Spotlight on organisational culture and police mental health (part 1)

In these series of articles, we are taking a close look at the issues plaguing the police agencies in Australia. The people and policies that maintain the status quo at and the ugly stranglehold of mental health stigma.  Note: parts of this article may be distressing to some readers.

There are many things you should never say to someone who experienced or witnessed a traumatic event, one of those things being “you chose the wrong job”.

In this article, we are focusing on recent statements made by former Northern Territory Police Assistant Commissioner Bruce Wyatt and the responses that his statements attracted by currently serving and former police officers.

Two weeks ago we have posted a link on Facebook to an article (“Carnage on roads takes a terrible toll on police too“) where Territory Police Association president Paul McCue said, “like the grieving families, Territory police have also done it tough over the past days”. Mr McCue talked about the necessity of providing help for police officers who witness those terrible incidents on our roads.

Road trauma affects everyone. It affects families, schools, it can affect entire communities and the police officers who are first on the site of a fatal motor vehicle incident.

What was intended as an opportunity to raise awareness of the trauma that Northern Territory Police officers face, instead became a discussion on how that trauma is managed by police agencies as former NT Police Assistant Commissioner Bruce Wyatt started a tirade berating police officers exposed to these traumatic incidents.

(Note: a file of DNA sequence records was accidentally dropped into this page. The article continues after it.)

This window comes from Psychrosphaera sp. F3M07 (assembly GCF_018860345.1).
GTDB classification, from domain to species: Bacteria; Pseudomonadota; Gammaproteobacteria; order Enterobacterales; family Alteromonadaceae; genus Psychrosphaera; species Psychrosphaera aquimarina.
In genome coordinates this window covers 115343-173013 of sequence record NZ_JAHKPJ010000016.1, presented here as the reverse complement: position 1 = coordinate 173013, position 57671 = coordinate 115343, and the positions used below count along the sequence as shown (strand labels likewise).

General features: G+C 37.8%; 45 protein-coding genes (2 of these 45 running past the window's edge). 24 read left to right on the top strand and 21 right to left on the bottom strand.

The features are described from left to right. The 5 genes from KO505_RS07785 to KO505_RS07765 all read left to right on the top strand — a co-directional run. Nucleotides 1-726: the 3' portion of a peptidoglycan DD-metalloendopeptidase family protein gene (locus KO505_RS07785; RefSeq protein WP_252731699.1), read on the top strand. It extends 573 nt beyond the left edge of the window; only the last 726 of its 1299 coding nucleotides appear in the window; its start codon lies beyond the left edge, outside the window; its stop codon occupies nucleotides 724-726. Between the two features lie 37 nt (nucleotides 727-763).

In his comments, Mr Wyatt said that “if you can’t cope, you’ve chosen the wrong vocation.” He was adamant that mangled bodies and other aspects of distressing incidents are “just part of the job”. He questioned why the issue of trauma is raised at all. Undoubtedly, he felt that highway patrol officers don’t deserve any help. He said that the incidents are “unpleasant, yes, but get on with it or choose another job.” He then added “before the lounge chair experts get excited and spray their uninformed views, I say this as someone who was “in the job”, in the NT, for 32 years”.

The Facebook post was seen by many and the blood of some readers began to boil. Some of them were exposed to varying degrees of trauma and to them, it is still a daily struggle.

Mr Wyatt is not alone in his views, there are many more like him (of the “old guard”) who offer nothing but contempt and who stifle the efforts to address police officers’ total wellbeing. They do it either because of blissful ignorance, their misguided belief of invincibility or both. We have seen it happen in all police organisations in Australia and in some overseas.